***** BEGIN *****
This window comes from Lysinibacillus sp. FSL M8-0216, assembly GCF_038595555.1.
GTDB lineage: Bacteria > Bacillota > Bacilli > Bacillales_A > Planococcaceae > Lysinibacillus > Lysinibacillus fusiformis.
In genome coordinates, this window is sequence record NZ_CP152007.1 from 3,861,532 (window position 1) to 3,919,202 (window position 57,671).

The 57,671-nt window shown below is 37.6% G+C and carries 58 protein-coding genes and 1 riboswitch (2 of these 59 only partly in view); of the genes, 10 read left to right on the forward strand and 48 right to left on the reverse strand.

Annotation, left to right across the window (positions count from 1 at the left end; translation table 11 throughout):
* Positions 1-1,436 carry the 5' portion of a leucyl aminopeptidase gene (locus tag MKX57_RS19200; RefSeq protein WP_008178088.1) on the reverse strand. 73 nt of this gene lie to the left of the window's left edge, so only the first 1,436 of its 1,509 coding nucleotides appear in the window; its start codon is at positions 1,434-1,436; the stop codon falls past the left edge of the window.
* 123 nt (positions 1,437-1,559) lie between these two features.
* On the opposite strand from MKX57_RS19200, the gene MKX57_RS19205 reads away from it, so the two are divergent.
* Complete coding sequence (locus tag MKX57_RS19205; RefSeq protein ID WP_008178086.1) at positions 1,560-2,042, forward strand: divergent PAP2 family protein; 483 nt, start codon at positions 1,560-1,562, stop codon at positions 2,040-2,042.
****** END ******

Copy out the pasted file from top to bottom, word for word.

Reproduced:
This window comes from Lysinibacillus sp. FSL M8-0216, assembly GCF_038595555.1.
GTDB lineage: Bacteria > Bacillota > Bacilli > Bacillales_A > Planococcaceae > Lysinibacillus > Lysinibacillus fusiformis.
In genome coordinates, this window is sequence record NZ_CP152007.1 from 3,861,532 (window position 1) to 3,919,202 (window position 57,671).

The 57,671-nt window shown below is 37.6% G+C and carries 58 protein-coding genes and 1 riboswitch (2 of these 59 only partly in view); of the genes, 10 read left to right on the forward strand and 48 right to left on the reverse strand.

Annotation, left to right across the window (positions count from 1 at the left end; translation table 11 throughout):
* Positions 1-1,436 carry the 5' portion of a leucyl aminopeptidase gene (locus tag MKX57_RS19200; RefSeq protein WP_008178088.1) on the reverse strand. 73 nt of this gene lie to the left of the window's left edge, so only the first 1,436 of its 1,509 coding nucleotides appear in the window; its start codon is at positions 1,434-1,436; the stop codon falls past the left edge of the window.
* 123 nt (positions 1,437-1,559) lie between these two features.
* On the opposite strand from MKX57_RS19200, the gene MKX57_RS19205 reads away from it, so the two are divergent.
* Complete coding sequence (locus tag MKX57_RS19205; RefSeq protein ID WP_008178086.1) at positions 1,560-2,042, forward strand: divergent PAP2 family protein; 483 nt, start codon at positions 1,560-1,562, stop codon at positions 2,040-2,042.